The case of the disappearing breakfast
BARRY & KIRN
When one of your first tasks upon waking is feeding yourself and any dependents you happen to live with, it's easy to fall into a familiar routine – granola and yogurt, a bagel with peanut butter rather than jolt sleepy taste buds with complex ingredients or try out new culinary techniques. No matter how much they love to cook, most people would rather spend a few extra minutes asleep than at the stove – during the work week, anyway.
Long gone are the days of a full breakfast of bacon and eggs with toast and juice, served to a scrubbed and dressed family at the kitchen table before they scrambled off to school and the office – if that ever existed beyond TV sitcoms. Breakfast is becoming something our grandparents wouldn't recognize, and it's increasingly a standby at any time of day.
"We're witnessing the slow death of the meal institution," says Sylvain Charlebois, dean of the Faculty of Management and professor of food distribution and policy at Dalhousie University. "Lunch was the first meal to go because of the work that we do – a lot of people don't eat lunch, others eat on the go. The next meal to disappear is breakfast."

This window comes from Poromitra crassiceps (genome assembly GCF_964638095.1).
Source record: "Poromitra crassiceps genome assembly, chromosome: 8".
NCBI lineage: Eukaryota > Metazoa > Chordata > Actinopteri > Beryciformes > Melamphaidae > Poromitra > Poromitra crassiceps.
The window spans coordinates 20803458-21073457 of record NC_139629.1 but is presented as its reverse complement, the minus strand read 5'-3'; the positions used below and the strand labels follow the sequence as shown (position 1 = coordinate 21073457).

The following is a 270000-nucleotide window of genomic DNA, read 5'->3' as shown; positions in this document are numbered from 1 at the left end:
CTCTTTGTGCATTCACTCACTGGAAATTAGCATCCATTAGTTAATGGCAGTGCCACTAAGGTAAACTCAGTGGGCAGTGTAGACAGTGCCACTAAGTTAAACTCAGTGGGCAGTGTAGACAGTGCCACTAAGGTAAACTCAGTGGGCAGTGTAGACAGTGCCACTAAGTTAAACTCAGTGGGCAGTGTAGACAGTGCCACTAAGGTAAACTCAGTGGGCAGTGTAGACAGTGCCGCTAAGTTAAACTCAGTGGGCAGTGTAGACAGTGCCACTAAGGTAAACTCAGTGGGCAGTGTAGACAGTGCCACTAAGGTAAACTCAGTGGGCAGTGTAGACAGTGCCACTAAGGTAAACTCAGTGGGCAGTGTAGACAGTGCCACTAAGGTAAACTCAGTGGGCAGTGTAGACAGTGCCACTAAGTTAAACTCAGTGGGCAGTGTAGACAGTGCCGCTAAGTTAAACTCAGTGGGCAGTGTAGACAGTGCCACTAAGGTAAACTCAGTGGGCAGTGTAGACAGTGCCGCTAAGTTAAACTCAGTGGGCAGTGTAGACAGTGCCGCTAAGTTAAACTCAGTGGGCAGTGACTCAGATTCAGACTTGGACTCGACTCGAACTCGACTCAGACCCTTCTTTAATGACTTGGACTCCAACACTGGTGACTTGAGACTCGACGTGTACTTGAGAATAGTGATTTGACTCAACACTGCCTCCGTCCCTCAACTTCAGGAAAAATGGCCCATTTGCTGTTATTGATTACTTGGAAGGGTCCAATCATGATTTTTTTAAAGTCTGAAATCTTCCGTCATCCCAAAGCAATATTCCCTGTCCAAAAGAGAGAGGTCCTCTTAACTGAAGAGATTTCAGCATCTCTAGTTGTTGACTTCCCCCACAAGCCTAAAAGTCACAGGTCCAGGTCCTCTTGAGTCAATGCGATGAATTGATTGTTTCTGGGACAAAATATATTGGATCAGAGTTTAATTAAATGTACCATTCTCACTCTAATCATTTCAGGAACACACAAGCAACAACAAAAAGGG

Breakfast isn't disappearing entirely – fewer than 10 per cent admit to skipping breakfast, according to a Dalhousie study led by Charlebois that explores how Canadians eat – it's just the sit-down meal that's languishing. We most often graze alone, and in a rush.
And it's not just about fast and easy – anything that's not portable is losing currency, even a bowl of cereal.
"Milk alone is an issue," Charlebois says. "As a fluid, when mixed with something else, like cereal, the end product becomes less portable and more messy. You see more and more products that are ready to eat – granola bars and other snack solutions are entering the market that offer consumers a convenient way to consume breakfast on the go, without the mess."